Ali: Fear Eats The Soul
Rainer Werner Fassbinder’s ALI: FEAR EATS THE SOUL plays as the fourth and final title in a four-part Essential Cinema series dedicated to UNRULY WOMEN in cinema.
The wildly prolific German filmmaker Rainer Werner Fassbinder paid homage to his cinematic hero Douglas Sirk with this update of that filmmaker’s 1955 All That Heaven Allows. A lonely widow (Brigitte Mira) meets a much younger Arab worker (El Hedi ben Salem) in a bar during a rainstorm. They fall in love, to their own surprise—and to the outright shock of their families, colleagues, and drinking buddies. In ALI: FEAR EATS THE SOUL, Fassbinder expertly wields the emotional power of classic Hollywood melodrama to expose the racial tensions underlying contemporary German culture. (1974, Rainer Werner Fassbinder, 93 mins, Germany, German with English subtitles, NR)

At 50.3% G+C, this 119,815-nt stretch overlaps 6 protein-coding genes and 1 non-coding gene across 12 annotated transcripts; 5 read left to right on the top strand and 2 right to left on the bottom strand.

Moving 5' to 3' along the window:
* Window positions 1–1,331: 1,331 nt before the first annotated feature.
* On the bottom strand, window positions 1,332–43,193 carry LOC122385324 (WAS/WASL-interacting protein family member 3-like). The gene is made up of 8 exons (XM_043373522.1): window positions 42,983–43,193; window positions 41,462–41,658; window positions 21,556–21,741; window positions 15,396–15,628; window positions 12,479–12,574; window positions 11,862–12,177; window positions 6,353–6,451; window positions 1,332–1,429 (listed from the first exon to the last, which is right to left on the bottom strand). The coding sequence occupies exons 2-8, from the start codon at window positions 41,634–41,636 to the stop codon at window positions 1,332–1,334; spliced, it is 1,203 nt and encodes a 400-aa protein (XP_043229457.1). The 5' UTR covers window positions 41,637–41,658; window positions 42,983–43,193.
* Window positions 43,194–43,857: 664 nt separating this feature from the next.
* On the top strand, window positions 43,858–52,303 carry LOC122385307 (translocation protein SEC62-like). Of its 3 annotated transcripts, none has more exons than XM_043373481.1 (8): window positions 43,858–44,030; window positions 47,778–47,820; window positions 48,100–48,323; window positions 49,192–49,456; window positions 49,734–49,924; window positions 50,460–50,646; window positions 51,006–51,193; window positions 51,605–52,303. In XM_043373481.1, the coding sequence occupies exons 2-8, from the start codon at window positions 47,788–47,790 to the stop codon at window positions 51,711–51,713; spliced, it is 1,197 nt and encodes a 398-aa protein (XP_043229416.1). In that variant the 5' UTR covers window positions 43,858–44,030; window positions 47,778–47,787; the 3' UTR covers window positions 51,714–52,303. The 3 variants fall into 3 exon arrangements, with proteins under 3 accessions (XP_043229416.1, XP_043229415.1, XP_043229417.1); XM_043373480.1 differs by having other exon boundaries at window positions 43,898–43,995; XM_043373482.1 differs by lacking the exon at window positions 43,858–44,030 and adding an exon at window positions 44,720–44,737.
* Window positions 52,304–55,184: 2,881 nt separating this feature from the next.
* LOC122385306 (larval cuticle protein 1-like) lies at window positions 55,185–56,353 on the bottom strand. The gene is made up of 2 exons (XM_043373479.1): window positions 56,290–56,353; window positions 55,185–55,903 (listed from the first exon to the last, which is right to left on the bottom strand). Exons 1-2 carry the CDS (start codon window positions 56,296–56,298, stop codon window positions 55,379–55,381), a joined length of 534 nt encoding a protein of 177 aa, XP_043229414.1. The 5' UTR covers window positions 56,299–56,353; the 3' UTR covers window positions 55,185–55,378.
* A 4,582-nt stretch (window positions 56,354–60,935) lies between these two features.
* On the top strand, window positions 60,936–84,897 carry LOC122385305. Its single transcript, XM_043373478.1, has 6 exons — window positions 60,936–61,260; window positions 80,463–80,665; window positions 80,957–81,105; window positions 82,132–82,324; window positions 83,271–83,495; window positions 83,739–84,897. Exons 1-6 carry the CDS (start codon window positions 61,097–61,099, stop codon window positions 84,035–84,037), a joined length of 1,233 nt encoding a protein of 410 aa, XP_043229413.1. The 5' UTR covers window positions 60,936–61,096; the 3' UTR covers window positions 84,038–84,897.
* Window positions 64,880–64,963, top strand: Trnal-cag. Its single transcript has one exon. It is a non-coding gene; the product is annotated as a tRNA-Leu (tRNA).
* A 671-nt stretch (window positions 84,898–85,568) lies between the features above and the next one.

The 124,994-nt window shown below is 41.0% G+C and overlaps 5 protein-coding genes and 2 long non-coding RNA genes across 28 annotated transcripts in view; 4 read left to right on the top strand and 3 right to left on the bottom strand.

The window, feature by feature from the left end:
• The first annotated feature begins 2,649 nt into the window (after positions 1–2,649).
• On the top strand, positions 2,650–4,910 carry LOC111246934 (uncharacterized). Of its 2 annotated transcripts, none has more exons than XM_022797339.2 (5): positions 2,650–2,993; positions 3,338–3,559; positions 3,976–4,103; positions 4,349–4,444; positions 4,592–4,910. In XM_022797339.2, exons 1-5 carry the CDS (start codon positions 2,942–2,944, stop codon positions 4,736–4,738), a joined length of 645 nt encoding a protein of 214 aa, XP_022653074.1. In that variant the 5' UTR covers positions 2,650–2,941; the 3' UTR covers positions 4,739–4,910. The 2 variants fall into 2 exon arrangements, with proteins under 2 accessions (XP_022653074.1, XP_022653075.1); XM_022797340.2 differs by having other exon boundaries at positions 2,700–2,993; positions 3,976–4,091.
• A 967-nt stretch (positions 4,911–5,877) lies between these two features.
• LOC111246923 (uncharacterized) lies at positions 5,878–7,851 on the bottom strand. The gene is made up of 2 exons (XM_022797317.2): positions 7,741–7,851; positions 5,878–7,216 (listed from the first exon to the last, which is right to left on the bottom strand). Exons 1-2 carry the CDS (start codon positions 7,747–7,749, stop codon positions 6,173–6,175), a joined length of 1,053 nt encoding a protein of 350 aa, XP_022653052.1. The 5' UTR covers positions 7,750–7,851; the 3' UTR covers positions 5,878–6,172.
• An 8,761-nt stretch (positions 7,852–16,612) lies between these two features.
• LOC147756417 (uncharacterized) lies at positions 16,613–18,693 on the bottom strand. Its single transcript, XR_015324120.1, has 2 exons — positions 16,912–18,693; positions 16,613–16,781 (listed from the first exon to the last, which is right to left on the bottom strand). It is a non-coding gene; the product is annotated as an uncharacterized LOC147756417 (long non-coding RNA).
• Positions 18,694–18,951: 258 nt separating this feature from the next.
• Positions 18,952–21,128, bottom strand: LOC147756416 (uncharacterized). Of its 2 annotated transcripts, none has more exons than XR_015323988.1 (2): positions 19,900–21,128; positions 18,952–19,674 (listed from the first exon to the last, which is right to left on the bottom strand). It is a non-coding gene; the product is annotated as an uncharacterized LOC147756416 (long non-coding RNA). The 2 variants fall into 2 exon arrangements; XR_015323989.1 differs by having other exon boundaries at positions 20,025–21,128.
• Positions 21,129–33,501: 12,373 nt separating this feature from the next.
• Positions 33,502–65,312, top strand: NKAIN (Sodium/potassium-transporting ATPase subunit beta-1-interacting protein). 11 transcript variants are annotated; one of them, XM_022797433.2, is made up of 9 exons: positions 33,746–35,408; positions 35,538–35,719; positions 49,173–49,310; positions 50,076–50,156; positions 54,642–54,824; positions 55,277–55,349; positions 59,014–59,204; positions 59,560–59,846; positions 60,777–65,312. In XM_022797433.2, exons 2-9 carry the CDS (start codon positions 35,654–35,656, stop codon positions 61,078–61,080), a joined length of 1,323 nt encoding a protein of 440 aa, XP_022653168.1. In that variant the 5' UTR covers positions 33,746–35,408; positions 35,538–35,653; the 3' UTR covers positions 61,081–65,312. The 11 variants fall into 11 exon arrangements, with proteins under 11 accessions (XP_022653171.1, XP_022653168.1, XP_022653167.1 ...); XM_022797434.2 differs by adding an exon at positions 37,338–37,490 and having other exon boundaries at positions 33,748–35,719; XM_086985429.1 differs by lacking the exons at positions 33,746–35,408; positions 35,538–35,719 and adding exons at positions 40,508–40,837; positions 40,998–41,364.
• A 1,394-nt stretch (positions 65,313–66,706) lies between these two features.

“The film is powerful but very simple. It is based on a melodrama, but Fassbinder leaves out all of the highs and lows, and keeps only the quiet desperation in the middle. The two characters are separated by race and age, but they have one valuable thing in common: They like one another, and care for one another, in a world that otherwise seems coldly indifferent.” — Roger Ebert
“The first 10 minutes are simply staggering: the credibility of the machinations that play out, the bold romanticism of the framing and lighting, the subtle poeticism of the dialogue all astound in their candor and eloquence…Fassbinder made so many incredible films, but this is certainly up there with his finest.” — David Jenkins, Little White Lies
“The performances of Brigitte Mira and El Hedi Ben Salem as Emmi and Ali are superb; they act with instant sympathy and charm and in their own way, they are the most purely lovable characters I have ever seen on a movie screen.” — Peter Bradshaw, The Guardian